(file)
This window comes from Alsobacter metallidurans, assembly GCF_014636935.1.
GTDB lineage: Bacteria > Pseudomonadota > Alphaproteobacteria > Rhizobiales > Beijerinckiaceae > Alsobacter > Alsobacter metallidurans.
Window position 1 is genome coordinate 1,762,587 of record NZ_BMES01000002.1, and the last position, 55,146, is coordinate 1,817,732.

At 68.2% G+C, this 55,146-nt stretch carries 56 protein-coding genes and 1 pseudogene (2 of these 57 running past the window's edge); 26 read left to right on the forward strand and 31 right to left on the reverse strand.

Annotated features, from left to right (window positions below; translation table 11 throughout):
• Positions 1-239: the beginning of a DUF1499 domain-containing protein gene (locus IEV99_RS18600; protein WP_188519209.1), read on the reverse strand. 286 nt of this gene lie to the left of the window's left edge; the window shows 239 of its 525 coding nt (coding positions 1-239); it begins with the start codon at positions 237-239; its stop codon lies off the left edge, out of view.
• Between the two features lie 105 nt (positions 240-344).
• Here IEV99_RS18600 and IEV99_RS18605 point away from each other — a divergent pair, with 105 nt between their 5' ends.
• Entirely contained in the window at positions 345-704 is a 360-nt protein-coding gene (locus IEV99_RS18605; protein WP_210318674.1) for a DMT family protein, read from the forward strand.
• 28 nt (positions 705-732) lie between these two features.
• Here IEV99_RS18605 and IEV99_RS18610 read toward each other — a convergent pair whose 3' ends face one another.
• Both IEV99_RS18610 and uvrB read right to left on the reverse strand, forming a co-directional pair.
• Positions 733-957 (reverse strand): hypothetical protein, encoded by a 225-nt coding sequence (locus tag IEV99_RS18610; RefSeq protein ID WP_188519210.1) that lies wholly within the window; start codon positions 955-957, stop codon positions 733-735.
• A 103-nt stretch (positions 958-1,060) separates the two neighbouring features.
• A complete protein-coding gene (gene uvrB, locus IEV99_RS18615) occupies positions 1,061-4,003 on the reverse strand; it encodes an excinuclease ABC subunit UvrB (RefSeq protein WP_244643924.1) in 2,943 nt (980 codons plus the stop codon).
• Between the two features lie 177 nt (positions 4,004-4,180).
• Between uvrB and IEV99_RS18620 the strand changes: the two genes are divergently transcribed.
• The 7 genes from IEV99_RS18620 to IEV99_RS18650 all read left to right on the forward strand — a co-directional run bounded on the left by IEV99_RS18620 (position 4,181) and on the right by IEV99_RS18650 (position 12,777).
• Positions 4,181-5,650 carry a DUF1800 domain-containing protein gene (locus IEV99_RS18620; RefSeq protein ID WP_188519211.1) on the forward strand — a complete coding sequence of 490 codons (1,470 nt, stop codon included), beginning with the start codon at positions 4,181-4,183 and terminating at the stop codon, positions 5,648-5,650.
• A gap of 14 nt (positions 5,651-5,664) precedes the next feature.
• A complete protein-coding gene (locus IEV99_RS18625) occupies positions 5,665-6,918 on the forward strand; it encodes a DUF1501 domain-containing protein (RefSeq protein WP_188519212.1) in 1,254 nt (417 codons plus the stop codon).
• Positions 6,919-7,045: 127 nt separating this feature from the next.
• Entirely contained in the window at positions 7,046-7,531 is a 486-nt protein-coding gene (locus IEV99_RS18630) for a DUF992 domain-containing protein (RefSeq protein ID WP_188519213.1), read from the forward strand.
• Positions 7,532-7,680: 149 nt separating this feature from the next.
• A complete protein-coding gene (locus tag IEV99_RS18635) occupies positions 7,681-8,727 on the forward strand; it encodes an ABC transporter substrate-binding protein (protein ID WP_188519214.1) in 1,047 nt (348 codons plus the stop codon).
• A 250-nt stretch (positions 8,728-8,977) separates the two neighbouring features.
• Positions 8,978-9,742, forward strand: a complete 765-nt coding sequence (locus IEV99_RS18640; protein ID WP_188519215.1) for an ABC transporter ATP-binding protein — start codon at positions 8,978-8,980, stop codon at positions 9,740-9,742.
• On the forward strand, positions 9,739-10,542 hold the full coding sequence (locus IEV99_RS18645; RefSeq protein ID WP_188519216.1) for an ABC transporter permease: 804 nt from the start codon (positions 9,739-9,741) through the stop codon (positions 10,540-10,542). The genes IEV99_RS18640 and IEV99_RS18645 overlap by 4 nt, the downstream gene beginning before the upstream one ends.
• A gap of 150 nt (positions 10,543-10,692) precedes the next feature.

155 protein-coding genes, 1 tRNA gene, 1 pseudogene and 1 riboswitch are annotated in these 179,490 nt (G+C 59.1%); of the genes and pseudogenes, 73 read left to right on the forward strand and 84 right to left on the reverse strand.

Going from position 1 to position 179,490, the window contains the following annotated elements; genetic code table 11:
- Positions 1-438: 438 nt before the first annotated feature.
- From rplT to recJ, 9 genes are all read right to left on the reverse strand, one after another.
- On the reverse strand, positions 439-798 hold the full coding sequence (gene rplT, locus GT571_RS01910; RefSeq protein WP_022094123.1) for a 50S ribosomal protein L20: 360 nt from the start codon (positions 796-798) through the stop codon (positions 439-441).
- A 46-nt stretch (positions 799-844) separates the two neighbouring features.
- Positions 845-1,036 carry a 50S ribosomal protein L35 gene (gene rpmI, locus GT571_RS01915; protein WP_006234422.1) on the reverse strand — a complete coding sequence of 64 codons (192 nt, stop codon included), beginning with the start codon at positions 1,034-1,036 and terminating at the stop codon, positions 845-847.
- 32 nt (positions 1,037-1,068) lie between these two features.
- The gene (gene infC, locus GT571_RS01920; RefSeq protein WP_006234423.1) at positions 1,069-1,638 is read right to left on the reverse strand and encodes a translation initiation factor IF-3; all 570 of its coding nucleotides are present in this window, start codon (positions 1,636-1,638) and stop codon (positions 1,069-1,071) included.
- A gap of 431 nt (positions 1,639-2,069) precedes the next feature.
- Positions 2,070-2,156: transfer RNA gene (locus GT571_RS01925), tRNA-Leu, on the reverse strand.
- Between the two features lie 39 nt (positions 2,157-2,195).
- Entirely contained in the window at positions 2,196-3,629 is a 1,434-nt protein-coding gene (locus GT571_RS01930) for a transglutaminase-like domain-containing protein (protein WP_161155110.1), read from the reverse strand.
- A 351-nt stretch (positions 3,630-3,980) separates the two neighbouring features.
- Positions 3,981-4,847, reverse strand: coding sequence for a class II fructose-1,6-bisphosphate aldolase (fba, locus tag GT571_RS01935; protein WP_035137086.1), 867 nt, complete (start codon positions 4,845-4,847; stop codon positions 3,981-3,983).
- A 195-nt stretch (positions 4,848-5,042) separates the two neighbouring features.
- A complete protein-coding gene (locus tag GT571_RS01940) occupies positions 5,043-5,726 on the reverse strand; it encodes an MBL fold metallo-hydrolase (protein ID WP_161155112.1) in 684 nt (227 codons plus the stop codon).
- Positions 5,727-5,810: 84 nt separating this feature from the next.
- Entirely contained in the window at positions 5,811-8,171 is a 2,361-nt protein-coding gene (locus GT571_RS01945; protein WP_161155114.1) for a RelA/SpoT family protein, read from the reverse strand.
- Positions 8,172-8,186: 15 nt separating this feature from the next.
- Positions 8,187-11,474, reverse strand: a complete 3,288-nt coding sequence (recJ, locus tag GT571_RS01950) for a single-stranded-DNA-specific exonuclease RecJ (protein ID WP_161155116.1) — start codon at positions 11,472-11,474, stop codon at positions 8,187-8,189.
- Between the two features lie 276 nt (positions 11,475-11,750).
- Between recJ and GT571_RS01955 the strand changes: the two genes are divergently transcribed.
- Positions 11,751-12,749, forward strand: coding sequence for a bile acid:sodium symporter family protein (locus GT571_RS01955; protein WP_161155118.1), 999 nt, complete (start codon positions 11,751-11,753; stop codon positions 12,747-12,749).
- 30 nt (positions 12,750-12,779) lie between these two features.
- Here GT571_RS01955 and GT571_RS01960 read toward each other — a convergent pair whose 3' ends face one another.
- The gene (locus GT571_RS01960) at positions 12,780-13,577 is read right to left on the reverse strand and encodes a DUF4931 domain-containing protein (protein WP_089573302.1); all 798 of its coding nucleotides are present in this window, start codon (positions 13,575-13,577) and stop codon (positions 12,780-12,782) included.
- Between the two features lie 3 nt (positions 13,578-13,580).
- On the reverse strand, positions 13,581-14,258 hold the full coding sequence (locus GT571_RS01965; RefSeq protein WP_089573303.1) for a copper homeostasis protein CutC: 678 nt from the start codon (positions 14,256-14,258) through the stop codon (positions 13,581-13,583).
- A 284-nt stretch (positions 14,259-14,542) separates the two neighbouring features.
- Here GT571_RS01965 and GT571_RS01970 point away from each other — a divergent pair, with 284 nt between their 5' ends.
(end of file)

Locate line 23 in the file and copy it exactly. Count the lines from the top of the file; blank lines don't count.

• Entirely contained in the window at positions 7,046-7,531 is a 486-nt protein-coding gene (locus IEV99_RS18630) for a DUF992 domain-containing protein (RefSeq protein ID WP_188519213.1), read from the forward strand.